In The Scarlet Letter, what role does Hawthorne believe women should play in society?
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When we consider this novel from a feminist view point the crucial question we need to consider is whether Nathaniel Hawthorne has portrayed Hester as an admirable figure, who has transcended the limits placed upon women and their experience in the mid-nineteenth century, or whether she is ultimately to be seen as a sinful transgressor, who has deserved to be made an outcast. Some feminist critics might use this issue in order to measure Nathaniel Hawthorne's response to contemporary agitation to the social advancement of women.
Either way, it is clear that Hawthorne's direct and unsympathetic portrayal of the Puritan hierarchy of seventeenth-century Boston is something to be applauded by feminists. I think we can safely say that Hawthorne clearly disapproved of the sternness and inflexibility of New England Puritanism, but arguably he didn't go far enough for many feminists in that he wanted change but only in a fashion that would leave the central relationships between men and women unchanged and patriarchal society intact.
Interestingly some critics have argued that Hawthorne's characterisation of Hester actually leads to the promotion of female stereotypes. Some argue that he has depicted Hester as a temptress, a kind of Eve luring Adam to his downfall. Hester is alternatively presented as a kind of Florence Nightingale figure, tending to the sick and the needy. This equally endorses a well-established stereotype of specifically female roles - the woman as the wife and the mother, the nurturer, the carer, where her role is contained narrowly within the domestic sphere.
So when we think about what Hawthorne actually wanted women's role to be, I think we can safely say that he condemns the Puritan world of his novel, but at the same time, he did not necessarily want to overthrow a patriarchal system that gave men the power in this society.
"The letter has not done its office" Hawthorne writes near the end of The Scarlet Letter. Hester Prynne, though limited in the position that she can hold in her community, does not conform to any typical role of a woman. For, the fact that her letter is redefined a couple of times is indication that there has been no categorization of Hester. Her independence is symbolized in little Pearl, whose passionate nature is reflected in the reds and bright colors that the child wears. It is Hester's pride that sustains her, not any meekness or a complaisant nature. Hester is no Puritan and her respect for the Puritan code has never overcome her independent passions. She tells Dimmesdale in Chapter XVII,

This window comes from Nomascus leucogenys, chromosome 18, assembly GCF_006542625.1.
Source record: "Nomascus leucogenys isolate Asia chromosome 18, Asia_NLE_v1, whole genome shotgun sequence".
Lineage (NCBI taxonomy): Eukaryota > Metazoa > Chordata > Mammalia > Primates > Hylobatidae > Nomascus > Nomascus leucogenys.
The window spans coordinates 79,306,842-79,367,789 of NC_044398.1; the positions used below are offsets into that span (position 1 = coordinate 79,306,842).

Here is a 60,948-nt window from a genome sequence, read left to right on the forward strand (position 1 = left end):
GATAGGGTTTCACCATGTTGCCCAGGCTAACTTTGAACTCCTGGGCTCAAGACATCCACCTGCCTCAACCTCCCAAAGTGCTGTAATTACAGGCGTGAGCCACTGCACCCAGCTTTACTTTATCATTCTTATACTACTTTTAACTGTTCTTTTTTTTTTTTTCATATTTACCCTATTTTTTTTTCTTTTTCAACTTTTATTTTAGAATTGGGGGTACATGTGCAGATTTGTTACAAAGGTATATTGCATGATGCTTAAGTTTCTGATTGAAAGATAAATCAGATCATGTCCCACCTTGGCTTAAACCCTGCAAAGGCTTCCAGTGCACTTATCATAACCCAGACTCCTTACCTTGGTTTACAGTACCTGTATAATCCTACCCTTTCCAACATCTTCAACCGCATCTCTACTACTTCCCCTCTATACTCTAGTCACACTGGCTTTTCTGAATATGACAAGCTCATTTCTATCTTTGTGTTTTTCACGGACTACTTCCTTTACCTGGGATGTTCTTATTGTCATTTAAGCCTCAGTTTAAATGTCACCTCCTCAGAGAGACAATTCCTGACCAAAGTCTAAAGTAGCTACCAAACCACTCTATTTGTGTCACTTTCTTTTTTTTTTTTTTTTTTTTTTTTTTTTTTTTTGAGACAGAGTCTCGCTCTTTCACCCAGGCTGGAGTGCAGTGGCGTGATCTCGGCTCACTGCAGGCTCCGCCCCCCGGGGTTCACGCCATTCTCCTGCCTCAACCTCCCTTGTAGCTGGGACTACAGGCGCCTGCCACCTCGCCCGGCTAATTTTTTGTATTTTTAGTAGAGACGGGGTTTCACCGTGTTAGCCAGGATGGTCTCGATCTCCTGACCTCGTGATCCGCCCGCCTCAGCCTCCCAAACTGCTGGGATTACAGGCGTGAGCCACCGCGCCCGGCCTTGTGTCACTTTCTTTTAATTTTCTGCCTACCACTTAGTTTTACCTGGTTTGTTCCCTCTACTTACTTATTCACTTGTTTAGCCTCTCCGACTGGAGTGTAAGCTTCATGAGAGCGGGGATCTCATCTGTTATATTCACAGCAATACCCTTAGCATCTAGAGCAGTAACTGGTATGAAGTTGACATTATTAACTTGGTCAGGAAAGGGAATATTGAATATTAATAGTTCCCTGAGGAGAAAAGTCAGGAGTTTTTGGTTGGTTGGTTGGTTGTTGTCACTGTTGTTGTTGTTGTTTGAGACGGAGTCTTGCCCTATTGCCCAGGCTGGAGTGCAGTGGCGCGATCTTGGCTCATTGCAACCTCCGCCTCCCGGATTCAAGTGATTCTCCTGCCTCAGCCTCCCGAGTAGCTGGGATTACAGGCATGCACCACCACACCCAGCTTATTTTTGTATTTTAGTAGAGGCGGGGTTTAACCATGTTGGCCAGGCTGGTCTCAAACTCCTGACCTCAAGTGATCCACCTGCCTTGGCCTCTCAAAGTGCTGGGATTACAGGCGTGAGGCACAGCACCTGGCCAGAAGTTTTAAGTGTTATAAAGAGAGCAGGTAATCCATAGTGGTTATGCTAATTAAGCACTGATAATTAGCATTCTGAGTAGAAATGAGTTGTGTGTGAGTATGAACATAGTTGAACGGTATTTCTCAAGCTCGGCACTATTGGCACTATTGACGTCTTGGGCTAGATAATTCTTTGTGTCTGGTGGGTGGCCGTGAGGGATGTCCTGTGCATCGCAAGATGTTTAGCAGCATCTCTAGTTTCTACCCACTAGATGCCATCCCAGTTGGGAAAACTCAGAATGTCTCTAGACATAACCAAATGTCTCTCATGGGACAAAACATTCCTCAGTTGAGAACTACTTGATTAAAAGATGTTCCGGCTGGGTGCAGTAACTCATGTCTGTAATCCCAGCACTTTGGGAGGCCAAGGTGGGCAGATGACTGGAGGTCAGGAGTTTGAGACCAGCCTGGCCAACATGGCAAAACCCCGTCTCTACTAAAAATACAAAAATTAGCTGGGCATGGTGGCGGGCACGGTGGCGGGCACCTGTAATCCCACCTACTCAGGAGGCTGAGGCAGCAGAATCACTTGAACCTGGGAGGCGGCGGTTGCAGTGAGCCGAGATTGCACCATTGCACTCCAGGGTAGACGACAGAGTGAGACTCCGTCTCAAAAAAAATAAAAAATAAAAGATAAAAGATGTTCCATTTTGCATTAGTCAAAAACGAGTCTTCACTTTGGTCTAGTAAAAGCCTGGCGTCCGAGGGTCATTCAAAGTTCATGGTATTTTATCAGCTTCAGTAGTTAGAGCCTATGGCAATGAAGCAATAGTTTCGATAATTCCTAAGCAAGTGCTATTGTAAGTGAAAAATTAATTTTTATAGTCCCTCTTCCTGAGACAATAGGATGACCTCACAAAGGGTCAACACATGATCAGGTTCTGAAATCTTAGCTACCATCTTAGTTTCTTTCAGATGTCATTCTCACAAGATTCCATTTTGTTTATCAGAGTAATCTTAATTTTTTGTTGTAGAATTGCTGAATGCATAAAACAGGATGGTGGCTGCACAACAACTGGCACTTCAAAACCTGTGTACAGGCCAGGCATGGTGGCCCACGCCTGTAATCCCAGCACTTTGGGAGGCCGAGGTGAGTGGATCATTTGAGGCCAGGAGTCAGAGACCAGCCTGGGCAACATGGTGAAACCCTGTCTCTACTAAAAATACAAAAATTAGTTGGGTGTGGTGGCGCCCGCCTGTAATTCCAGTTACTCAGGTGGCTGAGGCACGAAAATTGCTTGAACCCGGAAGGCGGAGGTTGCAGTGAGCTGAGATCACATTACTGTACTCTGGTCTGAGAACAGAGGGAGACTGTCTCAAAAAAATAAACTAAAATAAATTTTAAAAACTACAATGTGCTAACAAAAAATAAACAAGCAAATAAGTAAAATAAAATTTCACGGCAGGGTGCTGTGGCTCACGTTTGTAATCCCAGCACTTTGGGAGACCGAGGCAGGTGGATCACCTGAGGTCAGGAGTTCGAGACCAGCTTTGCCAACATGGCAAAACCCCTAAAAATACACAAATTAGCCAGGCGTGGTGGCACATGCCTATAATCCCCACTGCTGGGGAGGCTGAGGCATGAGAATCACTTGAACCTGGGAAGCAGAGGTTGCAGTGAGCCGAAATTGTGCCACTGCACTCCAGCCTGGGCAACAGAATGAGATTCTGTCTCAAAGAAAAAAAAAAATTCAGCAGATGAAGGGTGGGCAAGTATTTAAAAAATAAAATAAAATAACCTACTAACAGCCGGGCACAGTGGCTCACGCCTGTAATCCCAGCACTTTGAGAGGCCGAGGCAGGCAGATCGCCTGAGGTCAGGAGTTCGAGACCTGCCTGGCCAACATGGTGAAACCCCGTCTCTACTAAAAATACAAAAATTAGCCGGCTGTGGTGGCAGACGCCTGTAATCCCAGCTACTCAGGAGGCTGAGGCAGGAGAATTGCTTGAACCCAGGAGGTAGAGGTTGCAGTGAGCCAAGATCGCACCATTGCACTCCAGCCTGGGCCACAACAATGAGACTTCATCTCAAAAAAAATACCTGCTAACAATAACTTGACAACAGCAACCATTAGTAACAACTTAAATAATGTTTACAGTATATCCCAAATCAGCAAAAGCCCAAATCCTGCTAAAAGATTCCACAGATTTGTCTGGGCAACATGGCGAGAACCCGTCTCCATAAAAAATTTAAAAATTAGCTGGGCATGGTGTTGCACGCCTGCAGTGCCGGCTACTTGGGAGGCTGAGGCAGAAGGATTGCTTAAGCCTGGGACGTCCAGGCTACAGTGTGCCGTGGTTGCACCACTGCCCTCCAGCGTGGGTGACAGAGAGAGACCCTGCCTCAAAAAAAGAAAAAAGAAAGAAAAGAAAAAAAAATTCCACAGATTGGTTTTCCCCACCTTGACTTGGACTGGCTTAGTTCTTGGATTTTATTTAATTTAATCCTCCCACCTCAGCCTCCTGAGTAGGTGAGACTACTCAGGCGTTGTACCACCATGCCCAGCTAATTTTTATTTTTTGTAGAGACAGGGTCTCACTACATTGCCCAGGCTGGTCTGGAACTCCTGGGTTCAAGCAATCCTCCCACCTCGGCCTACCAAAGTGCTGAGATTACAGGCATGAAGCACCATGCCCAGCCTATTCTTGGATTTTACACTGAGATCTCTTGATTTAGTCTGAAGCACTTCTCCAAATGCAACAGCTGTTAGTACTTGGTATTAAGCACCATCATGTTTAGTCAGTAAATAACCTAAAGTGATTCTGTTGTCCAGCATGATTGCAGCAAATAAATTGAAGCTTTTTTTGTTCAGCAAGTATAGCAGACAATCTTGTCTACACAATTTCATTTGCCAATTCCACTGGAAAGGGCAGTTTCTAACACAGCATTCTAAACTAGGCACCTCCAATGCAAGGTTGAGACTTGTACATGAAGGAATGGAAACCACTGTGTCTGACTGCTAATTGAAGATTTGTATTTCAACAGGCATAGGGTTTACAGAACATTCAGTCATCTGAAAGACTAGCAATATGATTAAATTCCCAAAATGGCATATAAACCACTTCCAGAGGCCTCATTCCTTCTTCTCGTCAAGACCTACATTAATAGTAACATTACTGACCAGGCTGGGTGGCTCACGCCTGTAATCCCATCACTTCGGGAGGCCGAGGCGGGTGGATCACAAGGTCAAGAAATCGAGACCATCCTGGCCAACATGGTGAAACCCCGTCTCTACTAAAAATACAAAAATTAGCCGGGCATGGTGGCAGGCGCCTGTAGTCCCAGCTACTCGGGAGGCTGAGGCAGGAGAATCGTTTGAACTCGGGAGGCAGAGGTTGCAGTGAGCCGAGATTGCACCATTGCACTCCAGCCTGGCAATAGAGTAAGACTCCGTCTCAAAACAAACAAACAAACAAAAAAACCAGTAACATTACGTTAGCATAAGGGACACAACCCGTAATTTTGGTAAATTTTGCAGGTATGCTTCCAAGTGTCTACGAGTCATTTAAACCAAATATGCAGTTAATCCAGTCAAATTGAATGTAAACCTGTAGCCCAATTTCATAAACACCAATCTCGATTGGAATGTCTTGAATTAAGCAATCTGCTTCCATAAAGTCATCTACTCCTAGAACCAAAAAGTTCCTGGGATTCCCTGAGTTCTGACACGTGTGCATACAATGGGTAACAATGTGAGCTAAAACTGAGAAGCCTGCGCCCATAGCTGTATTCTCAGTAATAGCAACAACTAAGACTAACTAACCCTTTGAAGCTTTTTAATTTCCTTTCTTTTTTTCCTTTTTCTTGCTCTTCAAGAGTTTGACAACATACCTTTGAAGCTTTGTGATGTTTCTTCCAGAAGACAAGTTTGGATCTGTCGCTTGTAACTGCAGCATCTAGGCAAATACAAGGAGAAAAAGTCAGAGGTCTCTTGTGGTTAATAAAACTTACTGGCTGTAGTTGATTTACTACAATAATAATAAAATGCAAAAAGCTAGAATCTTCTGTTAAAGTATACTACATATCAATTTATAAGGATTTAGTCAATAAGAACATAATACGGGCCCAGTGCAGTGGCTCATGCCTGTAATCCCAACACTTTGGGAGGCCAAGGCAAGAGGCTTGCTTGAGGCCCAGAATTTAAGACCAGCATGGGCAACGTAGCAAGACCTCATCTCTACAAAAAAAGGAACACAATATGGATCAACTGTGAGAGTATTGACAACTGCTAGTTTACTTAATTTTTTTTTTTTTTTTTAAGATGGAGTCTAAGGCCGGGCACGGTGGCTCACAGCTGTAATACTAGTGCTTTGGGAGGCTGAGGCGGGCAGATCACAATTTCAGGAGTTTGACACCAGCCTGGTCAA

"in all things else, I have striven to be true! Truth was the one virtue which I might have held fast, and did hold fast, through all extremity....A lie is never good, even though death threaten on the other side.!"
Having learned from her sin, Hester becomes strong:
The scarlet letter was her passport into regions where other women dared not tread. Shame, Despair, Solitude! These had been her teachers,--stern and wild ones,--and they had made her strong...."
From her experiences, Hester emerges as an independent individual, capable of helping others, but respected by them. She takes initiative in trying to save Dimmesdale from destruction, playing the role of the stronger, not the meek. Hester emerges as a much more modern woman than that of Colonial times; she survives repression and hardship and takes her own place in her community.
Hester is not transformed or renewed in any way by her punishment or this experience aside from her physical appearance. She loved a man who was not her husband, and despite her public ignominy she loves him still. Unlike Dimmesdale, it's clear Hester would have committed the same sin/crime of adultery with Arthur if she had been given the chance. To that extent, then, Hawthorne portrays her as an independent woman, beyond the morality of this Puritan town. The people change how they see her and interact with her, but she is essentially unchanged from beginning to end.
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